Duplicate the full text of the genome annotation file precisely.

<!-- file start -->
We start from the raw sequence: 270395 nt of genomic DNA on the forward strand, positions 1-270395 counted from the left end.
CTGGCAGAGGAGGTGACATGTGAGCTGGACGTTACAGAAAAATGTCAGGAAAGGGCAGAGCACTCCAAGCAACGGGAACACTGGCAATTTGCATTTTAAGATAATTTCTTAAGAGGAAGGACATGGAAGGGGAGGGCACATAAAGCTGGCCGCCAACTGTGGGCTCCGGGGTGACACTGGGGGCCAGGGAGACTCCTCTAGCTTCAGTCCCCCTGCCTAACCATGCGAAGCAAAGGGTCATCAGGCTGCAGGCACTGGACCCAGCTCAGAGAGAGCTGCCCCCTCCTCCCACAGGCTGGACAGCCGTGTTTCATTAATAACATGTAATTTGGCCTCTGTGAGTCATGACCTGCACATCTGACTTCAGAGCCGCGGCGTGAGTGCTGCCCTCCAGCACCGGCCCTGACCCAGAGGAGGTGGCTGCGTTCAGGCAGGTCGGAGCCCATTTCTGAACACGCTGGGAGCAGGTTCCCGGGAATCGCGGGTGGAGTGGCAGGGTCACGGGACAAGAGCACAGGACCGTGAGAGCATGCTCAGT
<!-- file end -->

We start from the raw sequence: 270395 nt of genomic DNA on the forward strand, positions 1-270395 counted from the left end.
CTGGCAGAGGAGGTGACATGTGAGCTGGACGTTACAGAAAAATGTCAGGAAAGGGCAGAGCACTCCAAGCAACGGGAACACTGGCAATTTGCATTTTAAGATAATTTCTTAAGAGGAAGGACATGGAAGGGGAGGGCACATAAAGCTGGCCGCCAACTGTGGGCTCCGGGGTGACACTGGGGGCCAGGGAGACTCCTCTAGCTTCAGTCCCCCTGCCTAACCATGCGAAGCAAAGGGTCATCAGGCTGCAGGCACTGGACCCAGCTCAGAGAGAGCTGCCCCCTCCTCCCACAGGCTGGACAGCCGTGTTTCATTAATAACATGTAATTTGGCCTCTGTGAGTCATGACCTGCACATCTGACTTCAGAGCCGCGGCGTGAGTGCTGCCCTCCAGCACCGGCCCTGACCCAGAGGAGGTGGCTGCGTTCAGGCAGGTCGGAGCCCATTTCTGAACACGCTGGGAGCAGGTTCCCGGGAATCGCGGGTGGAGTGGCAGGGTCACGGGACAAGAGCACAGGACCGTGAGAGCATGCTCAGT